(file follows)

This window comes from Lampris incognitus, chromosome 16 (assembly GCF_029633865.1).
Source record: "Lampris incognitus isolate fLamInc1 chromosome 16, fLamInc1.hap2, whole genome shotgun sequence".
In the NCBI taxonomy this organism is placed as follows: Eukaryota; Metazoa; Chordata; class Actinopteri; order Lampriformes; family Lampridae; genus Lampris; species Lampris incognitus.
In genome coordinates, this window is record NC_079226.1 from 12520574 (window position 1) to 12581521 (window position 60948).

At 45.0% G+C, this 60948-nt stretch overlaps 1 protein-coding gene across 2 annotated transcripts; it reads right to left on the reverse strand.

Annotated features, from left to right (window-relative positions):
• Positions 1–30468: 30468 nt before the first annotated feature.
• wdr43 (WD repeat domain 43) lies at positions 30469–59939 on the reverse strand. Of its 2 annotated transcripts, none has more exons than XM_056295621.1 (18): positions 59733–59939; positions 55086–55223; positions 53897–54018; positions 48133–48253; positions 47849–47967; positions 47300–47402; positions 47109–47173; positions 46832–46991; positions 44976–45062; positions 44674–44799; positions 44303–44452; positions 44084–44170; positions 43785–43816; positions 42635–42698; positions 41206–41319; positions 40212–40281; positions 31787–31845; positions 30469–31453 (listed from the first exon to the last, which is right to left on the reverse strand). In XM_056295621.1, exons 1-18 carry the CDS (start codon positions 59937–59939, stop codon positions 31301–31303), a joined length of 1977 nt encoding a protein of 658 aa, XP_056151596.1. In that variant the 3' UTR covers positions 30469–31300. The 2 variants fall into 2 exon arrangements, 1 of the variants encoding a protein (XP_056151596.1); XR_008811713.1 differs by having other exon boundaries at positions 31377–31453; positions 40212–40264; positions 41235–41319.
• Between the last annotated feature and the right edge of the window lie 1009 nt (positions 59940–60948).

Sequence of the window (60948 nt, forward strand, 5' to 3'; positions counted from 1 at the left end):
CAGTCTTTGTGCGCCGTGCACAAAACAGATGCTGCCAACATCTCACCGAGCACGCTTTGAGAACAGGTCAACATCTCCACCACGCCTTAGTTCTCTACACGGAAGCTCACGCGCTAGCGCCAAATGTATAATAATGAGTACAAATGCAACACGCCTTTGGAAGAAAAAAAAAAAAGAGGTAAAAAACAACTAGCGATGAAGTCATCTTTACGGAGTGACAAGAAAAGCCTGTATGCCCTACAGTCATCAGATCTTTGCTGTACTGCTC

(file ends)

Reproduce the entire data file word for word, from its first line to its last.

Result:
This window comes from Lampris incognitus, chromosome 16 (assembly GCF_029633865.1).
Source record: "Lampris incognitus isolate fLamInc1 chromosome 16, fLamInc1.hap2, whole genome shotgun sequence".
In the NCBI taxonomy this organism is placed as follows: Eukaryota; Metazoa; Chordata; class Actinopteri; order Lampriformes; family Lampridae; genus Lampris; species Lampris incognitus.
In genome coordinates, this window is record NC_079226.1 from 12520574 (window position 1) to 12581521 (window position 60948).

At 45.0% G+C, this 60948-nt stretch overlaps 1 protein-coding gene across 2 annotated transcripts; it reads right to left on the reverse strand.

Annotated features, from left to right (window-relative positions):
• Positions 1–30468: 30468 nt before the first annotated feature.
• wdr43 (WD repeat domain 43) lies at positions 30469–59939 on the reverse strand. Of its 2 annotated transcripts, none has more exons than XM_056295621.1 (18): positions 59733–59939; positions 55086–55223; positions 53897–54018; positions 48133–48253; positions 47849–47967; positions 47300–47402; positions 47109–47173; positions 46832–46991; positions 44976–45062; positions 44674–44799; positions 44303–44452; positions 44084–44170; positions 43785–43816; positions 42635–42698; positions 41206–41319; positions 40212–40281; positions 31787–31845; positions 30469–31453 (listed from the first exon to the last, which is right to left on the reverse strand). In XM_056295621.1, exons 1-18 carry the CDS (start codon positions 59937–59939, stop codon positions 31301–31303), a joined length of 1977 nt encoding a protein of 658 aa, XP_056151596.1. In that variant the 3' UTR covers positions 30469–31300. The 2 variants fall into 2 exon arrangements, 1 of the variants encoding a protein (XP_056151596.1); XR_008811713.1 differs by having other exon boundaries at positions 31377–31453; positions 40212–40264; positions 41235–41319.
• Between the last annotated feature and the right edge of the window lie 1009 nt (positions 59940–60948).

Sequence of the window (60948 nt, forward strand, 5' to 3'; positions counted from 1 at the left end):
CAGTCTTTGTGCGCCGTGCACAAAACAGATGCTGCCAACATCTCACCGAGCACGCTTTGAGAACAGGTCAACATCTCCACCACGCCTTAGTTCTCTACACGGAAGCTCACGCGCTAGCGCCAAATGTATAATAATGAGTACAAATGCAACACGCCTTTGGAAGAAAAAAAAAAAAGAGGTAAAAAACAACTAGCGATGAAGTCATCTTTACGGAGTGACAAGAAAAGCCTGTATGCCCTACAGTCATCAGATCTTTGCTGTACTGCTC